Fears of a housing bubble have been dismissed as "hype" by a key Bank of England policymaker, just days after governor Mark Carney said the Bank was prepared to intervene to cool an overheated property market.
The remarks by Paul Fisher appear to suggest that conditions are a long way off a point where the action threatened by Mr Carney to keep a lid on unsustainable price growth would be necessary.
His comments come as Halifax figures showed house prices were 5.4% higher than last summer as activity intensifies.
Mr Fisher, the Bank’s executive director for markets, acknowledged that it was “crucial” to keep an eye on house prices but added: “So far, I don’t see evidence of any bubble behaviour.”
He said the market had been suffering for many years from very low transactions with price rises well below the inflation rate and that housing supply was likely to increase as the market picked up.
Mr Fisher added: “What I see at the moment is a lot of media hype about some of the hotspots in London, which are really there for local reasons.
“It’s when you start hearing of the 105% or 110% loan-to-value ratio, or £200,000 for the shed at the bottom of the garden, that you start to get worried.”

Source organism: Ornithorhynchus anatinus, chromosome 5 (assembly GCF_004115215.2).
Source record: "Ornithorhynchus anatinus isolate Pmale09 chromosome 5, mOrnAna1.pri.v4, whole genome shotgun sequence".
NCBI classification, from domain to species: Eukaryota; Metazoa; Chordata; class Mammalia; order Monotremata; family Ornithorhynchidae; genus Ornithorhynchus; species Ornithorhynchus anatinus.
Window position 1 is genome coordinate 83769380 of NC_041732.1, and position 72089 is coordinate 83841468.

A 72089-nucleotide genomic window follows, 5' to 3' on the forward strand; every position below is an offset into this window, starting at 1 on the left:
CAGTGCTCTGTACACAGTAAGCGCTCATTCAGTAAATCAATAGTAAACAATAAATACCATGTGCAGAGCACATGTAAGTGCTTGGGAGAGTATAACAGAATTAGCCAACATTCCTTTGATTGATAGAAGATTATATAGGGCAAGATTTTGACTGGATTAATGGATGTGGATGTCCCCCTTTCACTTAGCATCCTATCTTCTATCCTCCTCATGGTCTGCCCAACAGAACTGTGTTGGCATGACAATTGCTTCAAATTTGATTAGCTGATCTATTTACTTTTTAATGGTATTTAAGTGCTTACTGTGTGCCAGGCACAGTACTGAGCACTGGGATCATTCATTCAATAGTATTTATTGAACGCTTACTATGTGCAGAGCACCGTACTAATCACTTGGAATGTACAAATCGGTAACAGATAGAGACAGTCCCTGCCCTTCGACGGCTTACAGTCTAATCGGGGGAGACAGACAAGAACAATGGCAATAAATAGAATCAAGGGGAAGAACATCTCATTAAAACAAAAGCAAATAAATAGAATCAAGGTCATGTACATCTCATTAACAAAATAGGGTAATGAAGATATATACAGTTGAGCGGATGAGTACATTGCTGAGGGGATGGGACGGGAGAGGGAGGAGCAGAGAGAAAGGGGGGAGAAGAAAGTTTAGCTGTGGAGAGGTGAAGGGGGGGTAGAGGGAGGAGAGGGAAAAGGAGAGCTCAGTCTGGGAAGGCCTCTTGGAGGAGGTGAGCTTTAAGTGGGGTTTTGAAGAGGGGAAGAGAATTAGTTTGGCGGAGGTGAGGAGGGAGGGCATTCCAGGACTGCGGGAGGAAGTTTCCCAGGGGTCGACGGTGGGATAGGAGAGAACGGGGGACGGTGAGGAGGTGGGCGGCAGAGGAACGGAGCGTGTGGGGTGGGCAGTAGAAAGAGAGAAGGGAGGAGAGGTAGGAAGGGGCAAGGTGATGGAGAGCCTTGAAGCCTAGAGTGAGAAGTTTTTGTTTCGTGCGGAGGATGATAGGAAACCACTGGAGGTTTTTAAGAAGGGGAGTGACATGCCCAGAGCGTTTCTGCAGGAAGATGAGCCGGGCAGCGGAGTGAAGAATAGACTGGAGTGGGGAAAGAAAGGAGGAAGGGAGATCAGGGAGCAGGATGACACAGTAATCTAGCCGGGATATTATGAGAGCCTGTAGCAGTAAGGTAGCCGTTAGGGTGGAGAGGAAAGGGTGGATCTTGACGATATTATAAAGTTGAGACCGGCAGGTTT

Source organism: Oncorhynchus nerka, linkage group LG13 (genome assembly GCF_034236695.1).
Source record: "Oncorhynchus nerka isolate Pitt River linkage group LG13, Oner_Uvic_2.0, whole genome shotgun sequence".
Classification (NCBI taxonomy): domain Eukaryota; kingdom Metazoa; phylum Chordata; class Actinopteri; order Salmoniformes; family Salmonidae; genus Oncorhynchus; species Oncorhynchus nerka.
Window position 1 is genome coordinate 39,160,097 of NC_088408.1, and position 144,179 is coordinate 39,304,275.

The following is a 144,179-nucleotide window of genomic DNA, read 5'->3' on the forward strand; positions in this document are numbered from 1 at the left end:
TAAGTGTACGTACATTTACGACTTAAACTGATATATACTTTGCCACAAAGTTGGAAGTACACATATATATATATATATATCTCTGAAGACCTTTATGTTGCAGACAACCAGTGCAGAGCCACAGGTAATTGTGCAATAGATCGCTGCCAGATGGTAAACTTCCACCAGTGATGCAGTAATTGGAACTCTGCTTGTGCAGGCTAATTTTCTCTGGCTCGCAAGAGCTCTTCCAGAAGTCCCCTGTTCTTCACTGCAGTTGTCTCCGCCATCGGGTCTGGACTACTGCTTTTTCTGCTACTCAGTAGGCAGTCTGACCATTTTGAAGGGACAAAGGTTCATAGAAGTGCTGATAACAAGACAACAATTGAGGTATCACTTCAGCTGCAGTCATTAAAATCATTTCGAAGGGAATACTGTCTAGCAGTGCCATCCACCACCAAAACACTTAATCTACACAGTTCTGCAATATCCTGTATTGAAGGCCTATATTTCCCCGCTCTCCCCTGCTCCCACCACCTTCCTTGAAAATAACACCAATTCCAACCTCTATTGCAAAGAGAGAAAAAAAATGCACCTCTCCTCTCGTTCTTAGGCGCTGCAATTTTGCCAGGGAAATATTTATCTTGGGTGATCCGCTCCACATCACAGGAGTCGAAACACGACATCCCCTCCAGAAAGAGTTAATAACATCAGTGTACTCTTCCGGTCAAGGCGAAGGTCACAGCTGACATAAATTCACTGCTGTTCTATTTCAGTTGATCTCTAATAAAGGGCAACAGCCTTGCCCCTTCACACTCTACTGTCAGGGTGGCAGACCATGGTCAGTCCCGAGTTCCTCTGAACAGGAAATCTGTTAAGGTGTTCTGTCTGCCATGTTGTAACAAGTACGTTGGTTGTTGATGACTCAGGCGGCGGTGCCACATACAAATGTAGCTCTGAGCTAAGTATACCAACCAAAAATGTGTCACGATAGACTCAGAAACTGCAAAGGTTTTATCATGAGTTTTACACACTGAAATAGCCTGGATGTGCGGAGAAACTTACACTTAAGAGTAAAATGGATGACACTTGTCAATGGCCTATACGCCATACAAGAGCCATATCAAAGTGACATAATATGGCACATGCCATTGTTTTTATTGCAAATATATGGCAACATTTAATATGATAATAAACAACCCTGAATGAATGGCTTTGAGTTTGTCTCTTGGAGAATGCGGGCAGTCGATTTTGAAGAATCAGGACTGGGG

The property market has been buoyed by the Government’s Help to Buy scheme as well as the Bank of England’s Funding for Lending initiative designed to ease borrowing conditions for households as well as small businesses.
In a recent speech to business leaders, Mr Carney acknowledged fears that such conditions, amid persistently low interest rates, could lead to concerns about the housing market.
He said the Bank was “acutely aware” of the risk of unsustainable house price growth and was closely monitoring the resurgent property market which had seen home loans approvals rise by 20% in the past year.
Mr Carney said his officials were now in a position to supervise borrowing in specific sectors more intensively.
He said lenders could be asked to restrict loan terms or even forced to hold more cash on balance sheets to dampen down an over-heated market.